What does the spring budget mean for you?

Chancellor Philip Hammond put ‘ordinary working families’ at the heart of his Budget.

family in spring

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While adopting a bullish tone on the prospects for the UK economy as the country prepares for Brexit, he acknowledged that “too many families are feeling the squeeze”.

The Chancellor said inflation would reach 2.4% in 2017 – higher than the Bank of England’s long-term target of 2% – before falling back to 2.3% in 2018 and 2% in 2019.

He expects wage rises to outstrip inflation during this period, although many households who rely on savings interest and benefits will be anxious about the impact of rising prices on their family finances.

Sweeping reforms were also announced to the tax regime for the self-employed, which will see many paying more in National Insurance Contributions.

 

Spring budget word cloud

Car insurance

One area surprisingly not mentioned by the Chancellor was car insurance.

Last month, the Lord Chancellor, Elizabeth Truss, announced an overhaul to the way personal injury compensation payments are calculated.

Insurance companies said her reforms to the so-called ‘discount rate’ would add around £70 a year to premiums, with younger drivers paying up to £1,000 a year extra because they are statistically more likely to be involved in serious accidents.

Following intense lobbying by the insurance industry, which included an evening briefing with Mr Hammond at 11 Downing Street last week, it was widely expected that the Chancellor would use his Budget to announce a modification to the discount rate change, which takes effect on 20 March 2017.

His failure to do so means drivers should still be wary of sudden, steep increases in premiums next time they come to renewal, and should follow our guidance on how to keep a lid on their insurance costs.

Other Budget highlights include:

Savings

The interest rate for the new investment bonds from National Savings & Investments was confirmed at 2.2% on deposits up to £3,000 over a three year term. 

The bond will pay £66 in the first year and £202 over the full three year duration on a £3,000 investment, once the interest has compounded.

Anyone over the age of 16 can open a bond. The minimum investment is £100 and you’ll have a year from this April to open an account with NS&I.

Driving

As of April 2017, Vehicle Excise Duty (VED) rates for cars, vans and motorcycles registered before April 2017 will increase by the Retail Prices Index (RPI).

Road User Levy rates and Heavy Goods Vehicle VED rates will be frozen from April 2017.

The government is looking to work with the industry to update the levy, so hauliers that plan their routes efficiently will be rewarded. This is with the aim of improving air quality and efficient use of the UK’s roads.

The government will continue to invest to support the development of driverless cars, which should improve road safety and bring down car insurance premiums over the course of the next decade.

Consumer rights

The Chancellor confirmed that the government is drafting a Green Paper discussion document on how the welfare of consumers can be protected and enhanced given that, in his words, so many consumers feel ‘the dice are loaded against ordinary people’.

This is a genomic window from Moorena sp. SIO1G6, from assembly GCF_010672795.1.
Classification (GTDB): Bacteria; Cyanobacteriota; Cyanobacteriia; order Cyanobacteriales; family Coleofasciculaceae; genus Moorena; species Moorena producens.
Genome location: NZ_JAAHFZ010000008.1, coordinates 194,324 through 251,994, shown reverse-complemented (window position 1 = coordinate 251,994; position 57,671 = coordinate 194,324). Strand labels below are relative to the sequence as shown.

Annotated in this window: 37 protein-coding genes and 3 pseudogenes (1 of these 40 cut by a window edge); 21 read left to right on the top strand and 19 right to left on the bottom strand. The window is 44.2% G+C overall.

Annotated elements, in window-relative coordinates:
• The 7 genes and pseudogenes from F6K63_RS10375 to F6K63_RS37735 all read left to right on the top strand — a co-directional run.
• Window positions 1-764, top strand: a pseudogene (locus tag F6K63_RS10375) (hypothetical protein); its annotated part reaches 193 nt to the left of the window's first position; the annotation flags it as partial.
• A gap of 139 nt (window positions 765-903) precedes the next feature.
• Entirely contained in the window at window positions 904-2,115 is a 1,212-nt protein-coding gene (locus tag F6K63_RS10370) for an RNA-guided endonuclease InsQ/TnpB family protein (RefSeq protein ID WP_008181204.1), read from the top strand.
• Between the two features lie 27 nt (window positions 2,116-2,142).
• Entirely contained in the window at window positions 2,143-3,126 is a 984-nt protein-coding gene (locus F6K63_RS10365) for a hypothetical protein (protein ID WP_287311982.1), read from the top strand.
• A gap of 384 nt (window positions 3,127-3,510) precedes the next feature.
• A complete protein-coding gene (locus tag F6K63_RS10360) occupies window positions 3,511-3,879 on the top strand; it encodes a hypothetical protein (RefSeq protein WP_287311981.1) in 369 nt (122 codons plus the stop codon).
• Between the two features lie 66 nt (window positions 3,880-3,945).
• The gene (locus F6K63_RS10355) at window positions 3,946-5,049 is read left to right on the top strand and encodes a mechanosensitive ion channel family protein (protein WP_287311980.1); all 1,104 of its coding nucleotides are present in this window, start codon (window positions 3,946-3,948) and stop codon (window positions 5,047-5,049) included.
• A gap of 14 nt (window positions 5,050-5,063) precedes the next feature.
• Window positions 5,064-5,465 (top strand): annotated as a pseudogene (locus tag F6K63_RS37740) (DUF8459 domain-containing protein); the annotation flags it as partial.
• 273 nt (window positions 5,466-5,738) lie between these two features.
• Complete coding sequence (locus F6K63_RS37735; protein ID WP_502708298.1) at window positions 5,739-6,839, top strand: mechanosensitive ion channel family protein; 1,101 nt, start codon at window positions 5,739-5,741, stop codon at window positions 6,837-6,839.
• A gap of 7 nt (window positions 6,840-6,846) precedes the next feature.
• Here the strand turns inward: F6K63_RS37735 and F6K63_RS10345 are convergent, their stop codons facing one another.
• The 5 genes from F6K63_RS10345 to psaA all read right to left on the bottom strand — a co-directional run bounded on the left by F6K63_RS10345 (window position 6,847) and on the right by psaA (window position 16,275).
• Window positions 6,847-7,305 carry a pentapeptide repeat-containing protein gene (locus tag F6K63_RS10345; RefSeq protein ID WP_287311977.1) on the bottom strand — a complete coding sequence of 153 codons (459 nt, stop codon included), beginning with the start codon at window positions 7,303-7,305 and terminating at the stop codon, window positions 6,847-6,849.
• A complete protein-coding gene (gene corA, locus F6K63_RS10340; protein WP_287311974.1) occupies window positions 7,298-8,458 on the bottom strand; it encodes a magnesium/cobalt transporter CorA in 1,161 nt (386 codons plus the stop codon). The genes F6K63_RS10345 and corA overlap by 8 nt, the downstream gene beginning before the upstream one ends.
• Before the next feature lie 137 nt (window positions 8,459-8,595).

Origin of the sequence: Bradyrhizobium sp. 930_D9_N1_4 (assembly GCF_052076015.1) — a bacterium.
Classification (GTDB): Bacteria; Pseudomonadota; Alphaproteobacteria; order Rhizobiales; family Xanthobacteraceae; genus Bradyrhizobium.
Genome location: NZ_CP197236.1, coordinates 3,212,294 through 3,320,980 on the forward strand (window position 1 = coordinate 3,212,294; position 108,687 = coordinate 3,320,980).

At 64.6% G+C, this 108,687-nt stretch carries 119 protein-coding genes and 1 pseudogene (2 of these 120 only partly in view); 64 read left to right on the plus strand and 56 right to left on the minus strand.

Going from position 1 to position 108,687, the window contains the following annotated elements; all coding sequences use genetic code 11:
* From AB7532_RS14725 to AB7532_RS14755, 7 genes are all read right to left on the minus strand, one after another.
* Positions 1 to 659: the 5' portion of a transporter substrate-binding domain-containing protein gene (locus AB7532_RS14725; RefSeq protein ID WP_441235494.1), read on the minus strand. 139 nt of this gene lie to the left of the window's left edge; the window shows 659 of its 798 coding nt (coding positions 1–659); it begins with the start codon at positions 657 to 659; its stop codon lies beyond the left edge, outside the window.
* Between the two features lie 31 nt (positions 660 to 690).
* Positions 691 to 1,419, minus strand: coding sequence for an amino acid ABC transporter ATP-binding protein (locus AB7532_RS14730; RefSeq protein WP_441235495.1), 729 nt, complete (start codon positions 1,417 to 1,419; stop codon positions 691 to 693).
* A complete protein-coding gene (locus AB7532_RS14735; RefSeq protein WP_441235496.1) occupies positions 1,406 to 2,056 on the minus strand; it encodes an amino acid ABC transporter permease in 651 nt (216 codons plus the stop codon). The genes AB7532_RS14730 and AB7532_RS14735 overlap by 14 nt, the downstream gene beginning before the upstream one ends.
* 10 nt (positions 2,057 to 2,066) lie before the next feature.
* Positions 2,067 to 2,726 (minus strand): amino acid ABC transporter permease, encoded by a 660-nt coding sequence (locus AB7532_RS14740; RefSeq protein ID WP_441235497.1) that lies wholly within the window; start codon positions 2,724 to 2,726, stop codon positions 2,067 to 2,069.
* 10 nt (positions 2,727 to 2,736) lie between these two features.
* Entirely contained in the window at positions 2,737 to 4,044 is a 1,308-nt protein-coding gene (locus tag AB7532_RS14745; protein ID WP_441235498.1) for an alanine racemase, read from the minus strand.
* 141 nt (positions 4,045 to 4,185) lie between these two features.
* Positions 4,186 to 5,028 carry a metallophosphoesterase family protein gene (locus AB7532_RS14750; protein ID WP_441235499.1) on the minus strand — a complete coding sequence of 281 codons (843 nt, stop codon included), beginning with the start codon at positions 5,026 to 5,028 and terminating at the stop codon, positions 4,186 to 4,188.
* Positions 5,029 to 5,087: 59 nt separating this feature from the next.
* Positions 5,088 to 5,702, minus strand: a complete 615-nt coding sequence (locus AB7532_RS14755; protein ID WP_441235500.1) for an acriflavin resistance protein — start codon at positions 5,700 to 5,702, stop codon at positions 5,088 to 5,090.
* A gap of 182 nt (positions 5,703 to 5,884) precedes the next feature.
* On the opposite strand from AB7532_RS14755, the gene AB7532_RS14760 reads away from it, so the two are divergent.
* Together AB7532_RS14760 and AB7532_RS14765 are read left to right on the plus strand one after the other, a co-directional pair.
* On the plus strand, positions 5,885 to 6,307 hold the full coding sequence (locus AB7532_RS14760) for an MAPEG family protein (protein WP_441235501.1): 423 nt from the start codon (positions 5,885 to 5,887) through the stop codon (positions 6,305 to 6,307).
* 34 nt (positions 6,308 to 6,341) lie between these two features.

Action will also be taken to tighten up regulations around restrictive subscriptions and complicated terms and conditions.

Personal tax bands and allowances

As previously announced, the income tax personal allowance will rise to £11,500 in April, with the higher rate threshold rising to £45,000.

The personal allowance is scheduled to rise to £12,500, and the higher rate threshold to £50,000, by the end of this parliament in 2020.

Self-employment

Self-employed people face a tax hit following the Budget. National Insurance Contributions – simply another type of tax we all pay – will increase for self-employed individuals from April next year.

This will happen when Class 2 NICs are abolished in 2018 (something we already knew about) and Class 4 NICs increase from 9% to 10%. They will rise to 11% in 2019.

In addition, the size of dividends you can withdraw before paying tax will be reduced from £5,000 to £2000.

Furthermore, in a bid to ‘enhance the fairness of the system’, Hammond has called for further push to penalise professionals who avoid tax.

National Living Wage

The National Living Wage for working people over the age of 25 will go up from £7.20 an hour to £7.50 an hour in April 2017. This means an extra £500 a year for someone working full time.

Childcare

It was confirmed that from September this year, the free 15 hours childcare available to working families will double, to 30.

Alcohol & tobacco

Duty rates on all tobacco products will increase by 2% above RPI inflation, the change will come into effect as of today (8 March 2017). As of 20 May 2017, the rate for cigarettes will be set at £268.63 per 1,000 cigarettes.

There will be a new band for still cider with a strength just below 7.5% abv to target white ciders.

Infrastructure

An investment of £200m will be made to improve fibre optic broadband in rural areas alongside a £16m investment in 5G technology.

Work will be undertaken to relieve what the Chancellor called ‘pinch points’ in the national road network, with £220m earmarked to help people to commute with ease between towns and cities and to alleviate urban congestion.

Soft drinks

The government had been expecting to receive £1bn from the tax on soft drinks, and they intended to invest this in school sports and healthy living programmes.

They haven’t received as much money as they expected to, because drinks manufacturers are changing their recipes to include less sugar. But the Chancellor said the government is still going to invest the full £1bn in healthy living programmes and school sports.

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